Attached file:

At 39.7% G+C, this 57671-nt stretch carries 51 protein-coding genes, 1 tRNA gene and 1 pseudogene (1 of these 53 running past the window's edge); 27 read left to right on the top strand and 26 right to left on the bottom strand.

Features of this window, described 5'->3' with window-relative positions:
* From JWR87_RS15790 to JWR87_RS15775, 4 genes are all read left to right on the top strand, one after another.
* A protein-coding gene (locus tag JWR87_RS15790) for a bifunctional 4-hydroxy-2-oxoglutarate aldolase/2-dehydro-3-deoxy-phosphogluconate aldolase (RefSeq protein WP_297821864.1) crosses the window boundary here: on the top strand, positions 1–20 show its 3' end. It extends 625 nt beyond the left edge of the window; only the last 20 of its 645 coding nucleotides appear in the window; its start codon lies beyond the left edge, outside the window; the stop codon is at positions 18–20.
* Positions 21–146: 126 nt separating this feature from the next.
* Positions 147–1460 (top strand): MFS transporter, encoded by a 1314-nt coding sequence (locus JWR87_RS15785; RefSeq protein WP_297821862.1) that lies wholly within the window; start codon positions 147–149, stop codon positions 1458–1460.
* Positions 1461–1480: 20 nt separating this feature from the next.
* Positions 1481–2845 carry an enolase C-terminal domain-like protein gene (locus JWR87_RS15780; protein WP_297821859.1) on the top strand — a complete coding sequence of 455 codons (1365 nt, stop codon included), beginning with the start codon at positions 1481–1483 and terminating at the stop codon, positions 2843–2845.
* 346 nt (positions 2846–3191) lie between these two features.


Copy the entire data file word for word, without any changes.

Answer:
At 39.7% G+C, this 57671-nt stretch carries 51 protein-coding genes, 1 tRNA gene and 1 pseudogene (1 of these 53 running past the window's edge); 27 read left to right on the top strand and 26 right to left on the bottom strand.

Features of this window, described 5'->3' with window-relative positions:
* From JWR87_RS15790 to JWR87_RS15775, 4 genes are all read left to right on the top strand, one after another.
* A protein-coding gene (locus tag JWR87_RS15790) for a bifunctional 4-hydroxy-2-oxoglutarate aldolase/2-dehydro-3-deoxy-phosphogluconate aldolase (RefSeq protein WP_297821864.1) crosses the window boundary here: on the top strand, positions 1–20 show its 3' end. It extends 625 nt beyond the left edge of the window; only the last 20 of its 645 coding nucleotides appear in the window; its start codon lies beyond the left edge, outside the window; the stop codon is at positions 18–20.
* Positions 21–146: 126 nt separating this feature from the next.
* Positions 147–1460 (top strand): MFS transporter, encoded by a 1314-nt coding sequence (locus JWR87_RS15785; RefSeq protein WP_297821862.1) that lies wholly within the window; start codon positions 147–149, stop codon positions 1458–1460.
* Positions 1461–1480: 20 nt separating this feature from the next.
* Positions 1481–2845 carry an enolase C-terminal domain-like protein gene (locus JWR87_RS15780; protein WP_297821859.1) on the top strand — a complete coding sequence of 455 codons (1365 nt, stop codon included), beginning with the start codon at positions 1481–1483 and terminating at the stop codon, positions 2843–2845.
* 346 nt (positions 2846–3191) lie between these two features.